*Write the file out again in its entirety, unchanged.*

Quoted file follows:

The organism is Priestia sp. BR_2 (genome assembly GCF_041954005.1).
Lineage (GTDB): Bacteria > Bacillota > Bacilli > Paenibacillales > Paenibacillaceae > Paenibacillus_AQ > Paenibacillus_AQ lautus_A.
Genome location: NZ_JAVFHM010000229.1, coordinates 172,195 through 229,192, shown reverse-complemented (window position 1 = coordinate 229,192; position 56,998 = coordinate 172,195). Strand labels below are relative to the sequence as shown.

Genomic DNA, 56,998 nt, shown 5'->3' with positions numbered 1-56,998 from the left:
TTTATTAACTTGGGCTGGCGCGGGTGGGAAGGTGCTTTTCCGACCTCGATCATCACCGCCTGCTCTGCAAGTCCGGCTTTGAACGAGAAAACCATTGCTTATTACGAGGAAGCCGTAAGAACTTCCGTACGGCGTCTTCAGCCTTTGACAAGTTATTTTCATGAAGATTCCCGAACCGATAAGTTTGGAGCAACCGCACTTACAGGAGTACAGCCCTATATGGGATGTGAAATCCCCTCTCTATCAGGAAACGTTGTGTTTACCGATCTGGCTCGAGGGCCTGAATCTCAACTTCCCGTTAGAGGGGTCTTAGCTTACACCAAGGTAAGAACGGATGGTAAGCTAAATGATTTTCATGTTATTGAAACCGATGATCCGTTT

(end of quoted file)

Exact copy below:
The organism is Priestia sp. BR_2 (genome assembly GCF_041954005.1).
Lineage (GTDB): Bacteria > Bacillota > Bacilli > Paenibacillales > Paenibacillaceae > Paenibacillus_AQ > Paenibacillus_AQ lautus_A.
Genome location: NZ_JAVFHM010000229.1, coordinates 172,195 through 229,192, shown reverse-complemented (window position 1 = coordinate 229,192; position 56,998 = coordinate 172,195). Strand labels below are relative to the sequence as shown.

Genomic DNA, 56,998 nt, shown 5'->3' with positions numbered 1-56,998 from the left:
TTTATTAACTTGGGCTGGCGCGGGTGGGAAGGTGCTTTTCCGACCTCGATCATCACCGCCTGCTCTGCAAGTCCGGCTTTGAACGAGAAAACCATTGCTTATTACGAGGAAGCCGTAAGAACTTCCGTACGGCGTCTTCAGCCTTTGACAAGTTATTTTCATGAAGATTCCCGAACCGATAAGTTTGGAGCAACCGCACTTACAGGAGTACAGCCCTATATGGGATGTGAAATCCCCTCTCTATCAGGAAACGTTGTGTTTACCGATCTGGCTCGAGGGCCTGAATCTCAACTTCCCGTTAGAGGGGTCTTAGCTTACACCAAGGTAAGAACGGATGGTAAGCTAAATGATTTTCATGTTATTGAAACCGATGATCCGTTT